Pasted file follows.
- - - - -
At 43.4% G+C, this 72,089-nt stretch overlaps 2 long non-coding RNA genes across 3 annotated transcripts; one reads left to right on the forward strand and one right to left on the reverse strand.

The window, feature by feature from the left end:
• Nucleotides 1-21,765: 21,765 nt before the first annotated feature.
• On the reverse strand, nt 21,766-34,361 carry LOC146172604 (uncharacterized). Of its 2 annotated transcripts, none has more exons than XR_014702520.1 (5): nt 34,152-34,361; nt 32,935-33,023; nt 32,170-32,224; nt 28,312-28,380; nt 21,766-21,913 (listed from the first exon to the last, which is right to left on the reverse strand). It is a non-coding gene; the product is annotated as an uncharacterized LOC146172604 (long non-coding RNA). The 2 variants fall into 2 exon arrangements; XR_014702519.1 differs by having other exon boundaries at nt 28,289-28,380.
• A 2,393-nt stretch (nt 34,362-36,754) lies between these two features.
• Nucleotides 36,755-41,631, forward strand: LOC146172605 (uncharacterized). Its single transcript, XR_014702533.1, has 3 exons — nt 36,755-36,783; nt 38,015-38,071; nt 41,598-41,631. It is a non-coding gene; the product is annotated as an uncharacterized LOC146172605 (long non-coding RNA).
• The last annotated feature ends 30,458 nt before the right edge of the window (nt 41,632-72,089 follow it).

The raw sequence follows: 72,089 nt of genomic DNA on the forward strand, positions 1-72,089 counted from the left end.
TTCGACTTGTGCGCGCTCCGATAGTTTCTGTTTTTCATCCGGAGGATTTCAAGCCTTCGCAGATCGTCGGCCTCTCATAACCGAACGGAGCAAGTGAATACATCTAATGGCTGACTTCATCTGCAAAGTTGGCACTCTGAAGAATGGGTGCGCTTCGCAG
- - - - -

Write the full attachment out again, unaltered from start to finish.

At 43.4% G+C, this 72,089-nt stretch overlaps 2 long non-coding RNA genes across 3 annotated transcripts; one reads left to right on the forward strand and one right to left on the reverse strand.

The window, feature by feature from the left end:
• Nucleotides 1-21,765: 21,765 nt before the first annotated feature.
• On the reverse strand, nt 21,766-34,361 carry LOC146172604 (uncharacterized). Of its 2 annotated transcripts, none has more exons than XR_014702520.1 (5): nt 34,152-34,361; nt 32,935-33,023; nt 32,170-32,224; nt 28,312-28,380; nt 21,766-21,913 (listed from the first exon to the last, which is right to left on the reverse strand). It is a non-coding gene; the product is annotated as an uncharacterized LOC146172604 (long non-coding RNA). The 2 variants fall into 2 exon arrangements; XR_014702519.1 differs by having other exon boundaries at nt 28,289-28,380.
• A 2,393-nt stretch (nt 34,362-36,754) lies between these two features.
• Nucleotides 36,755-41,631, forward strand: LOC146172605 (uncharacterized). Its single transcript, XR_014702533.1, has 3 exons — nt 36,755-36,783; nt 38,015-38,071; nt 41,598-41,631. It is a non-coding gene; the product is annotated as an uncharacterized LOC146172605 (long non-coding RNA).
• The last annotated feature ends 30,458 nt before the right edge of the window (nt 41,632-72,089 follow it).

The raw sequence follows: 72,089 nt of genomic DNA on the forward strand, positions 1-72,089 counted from the left end.
TTCGACTTGTGCGCGCTCCGATAGTTTCTGTTTTTCATCCGGAGGATTTCAAGCCTTCGCAGATCGTCGGCCTCTCATAACCGAACGGAGCAAGTGAATACATCTAATGGCTGACTTCATCTGCAAAGTTGGCACTCTGAAGAATGGGTGCGCTTCGCAG